In what is considered one of his most hair-raising, thought-provoking and outrageous adventures, the master of modern SF tells the strange story of an even stranger world--21st century Luna, a harsh penal colony where a revolt is plotted between a ba...
Merchant Adventurer Nicholas van Rijn in the Second Chronicle of the Polesotechnic Lea gue! Humankind had explored the galaxy: Nicholas van Rijn had bought it. A star wide empire was difficult to run, but the old man was wily and the resources of the...
The brilliantly shocking story of the ultimate transplant from New York Times bestselling author Robert A. Heinlein. As startling and provocative as his famous Stranger in a Strange Land, here is Heinlein''s awesome masterpiece ...
LAZARUS LONG 1916-4272 The capstone and crowning achievement of Heinlein's famous Future History, TIME ENOUGH FOR LOVE follows Lazarus Long through a vast and magnificent timescape of centuries and worlds. Heinlein's longest and most ambitious work, ...
When the Stone twins made up their minds to leave Lunar City in a secondhand spaceship, they hadn't planned on having their whole family accompany them. But the Stones were not your ordinary Lunar family -- no way! -- and their voyage through the sol...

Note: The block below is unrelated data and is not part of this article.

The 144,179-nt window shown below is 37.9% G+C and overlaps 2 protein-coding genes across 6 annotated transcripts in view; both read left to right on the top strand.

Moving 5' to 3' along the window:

Too young to fight in the First World War, but destined to lead the first successful expedition to another star system, the (literally) immortal Lazarus Long is the most popular and enduring character created by Robert A. Heinlein, author of numerous...
For the Millions of Heinlein Fans-a Guided Tour Through the Thoughts and Insights of "One of the Most Influential Writers in American Literature" (The New York Times Book Review).The Wit and Wisdom of Robert A. Heinlein, author of multiple New York T...